Pound for pound, jockeys are among the strongest athletes on the planet. These 110-pound riders are entrusted to control 1,000-pound racehorses, and they do so with tremendous strength and deft hands.

It’s something of a jockey’s code, something they don’t speak about. But each time a jockey mounts a Thoroughbred in a horse race they literally hold their lives inside those hands.

Nearly 30 years have passed since Mike Venezia lost his life in a tragic accident at Belmont Park. Though improved safety equipment for jockeys is now mandatory, it is hardly life-saving. Any injury could end a career, or worse.

Because this occupation is so dangerous, insurance premiums are extremely high; indeed the equivalent of a professional football player in the National Football League.

In an attempt to assist horsemen meet a huge financial burden of skyrocketing insurance costs—especially in New York--and to help fill races, the New York Racing Association and the New York Thoroughbred Horsemen’s Association developed a symbiotic plan.

At Aqueduct’s upcoming winter meeting, December 6 through March 31, 2018, through NYRA auspices, horsemen will receive a $300 credit to help pay any outstanding balances in the New York Jockey Injury Compensation Fund for workmen’s compensation insurance to trainers whose horses race but do not gain a large slice of the purse money.

*The funding for the $300 Per Start Credit Program does not come from NYRA, it comes entirely from horsemen's purse money. The idea for the program came from NYTHA. While NYRA is in support of the program, they are neither the catalyst nor the source of the funding.

In New York, the winner currently gets 60% of the purse, with 20% for second, 10% for third, five percent for fourth and three percent for fifth.

Under this arrangement, the remainder of the field will split two percent of the purse among also-rans finishing sixth or worse. NYRA will guarantee that $300 minimum to these remaining horses.

Safety equipment and concussion protocols will be among the issues discussed at The Jockeys' Guild Annual Assembly next month in Las Vegas. Venezia was a Guild representative for many years and led many discussions on the safety issue.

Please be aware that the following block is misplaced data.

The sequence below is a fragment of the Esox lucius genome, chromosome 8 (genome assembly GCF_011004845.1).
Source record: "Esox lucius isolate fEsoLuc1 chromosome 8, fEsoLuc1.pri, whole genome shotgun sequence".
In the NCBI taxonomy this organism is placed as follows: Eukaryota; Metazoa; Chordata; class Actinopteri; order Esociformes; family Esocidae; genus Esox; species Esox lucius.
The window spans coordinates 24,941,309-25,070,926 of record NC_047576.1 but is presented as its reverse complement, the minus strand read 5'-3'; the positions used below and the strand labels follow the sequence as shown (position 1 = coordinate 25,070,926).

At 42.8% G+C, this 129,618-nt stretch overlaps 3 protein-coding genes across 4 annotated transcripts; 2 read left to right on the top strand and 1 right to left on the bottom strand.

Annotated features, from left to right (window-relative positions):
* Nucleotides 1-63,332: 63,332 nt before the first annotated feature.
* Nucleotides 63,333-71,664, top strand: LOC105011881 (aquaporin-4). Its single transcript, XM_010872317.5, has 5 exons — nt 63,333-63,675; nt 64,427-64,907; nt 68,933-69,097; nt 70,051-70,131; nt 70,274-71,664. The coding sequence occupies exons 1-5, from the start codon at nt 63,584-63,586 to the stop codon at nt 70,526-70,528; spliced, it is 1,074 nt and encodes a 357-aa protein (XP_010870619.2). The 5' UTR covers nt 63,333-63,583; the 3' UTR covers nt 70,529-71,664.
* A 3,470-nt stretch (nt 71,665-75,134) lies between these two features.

Sadly, the reality is that no piece of equipment could have saved Venezia, who was killed instantly when kicked in the face by a trailing horse. His helmet remained intact.

An updated Boston University study published in July found that 110 of 111 brains of former NFL players suffered from Chronic Traumatic Encephalopathy, a neurodegenerative brain disease found in individuals who have been exposed to repeated head trauma.

There is no way for any external protection device to keep the brain from banging around inside the skull. Indeed, the new study could result in a challenge to the durability of the league’s $1-billion concussion settlement with former NFL players.

League executives are viewing the study with caution. They have never admitted football causes CTE and will not while litigation continues. Both sides have lawyered up and if the NFL admits that CTE causes brain damage it will have to own that finding. Even in a league with deep pockets, that cost could be unaffordable.

Thoroughbred racing is in the same position as the NFL yet leaders of the Jockeys Guild and the Permanently Disabled Jockeys Fund have had no problem conceding that CTE is a risk for riders.

When retired jockey Gwen Jocson was diagnosed with the brain disease superficial siderosis, due to multiple falls on the track, she was not considered totally disabled. Her doctor says she likely has CTE but current technology only can determine CTE post-mortem.

When Jocson applied to the PDJF for financial assistance in 2016, she was told she wasn’t qualified for assistance.

“In prior instances the PDJF has awarded benefits to injured jockeys for disabling medical condition such as paraplegia, quadriplegia, and brain damage associated with a single catastrophic on-track accident [where] injuries were immediately apparent,” said Nancy LaSala of the PDJF in a 2016 Lexington Herald Leader report.

Hall of Fame jockey Ramon Dominguez won his third consecutive Eclipse Award as leading rider in 2012, but missed the award ceremony in Florida the following January because he suffered brain trauma in a spill at Aqueduct. He ultimately retired later in 2013.

It is no small irony that Dominguez later received the Mike Venezia Award for extraordinary sportsmanship and citizenship. At that ceremony, NYRA CEO Christopher Kay gave a $15,000 check in Dominguez's name to the PDJF.

The National Hockey League, the leader in head injury protocol, decided not to let its players participate in the upcoming Olympics in Pyeongchang, South Korea because the Olympics will not pay for the insurance.

And stories keep popping up everywhere about moms who are worried about CTE and will not let their kids play high school football. That development may provide for a groundswell of bottom-up dilution in the pool but for now insurance companies have a top-down hold on the finances of all sports.

It’s incumbent upon the stewards of Thoroughbred racing to set up a fund to pay for the prohibitive cost of treating brain injuries caused by CTE.

The PDJF is a 501(c) (3) public charity and industry-based fund, independent of the Guild, that provides financial assistance to jockeys, both Guild and non-Guild members who have suffered catastrophic on-track injuries. Charity is inadequate to foot this bill.

It was good to see Jockey Club Chairman Stuart Janney stand up at this year’s Round Table and say that racing has to own its drug problems exposed in last year’s trial of trainer Murray Rojas.

The next step is a nod that racing also must own CTE head injuries. Not only must racing own that but also take on the responsibility of caring for its own.

*correction made 111517 clarifying the source of funding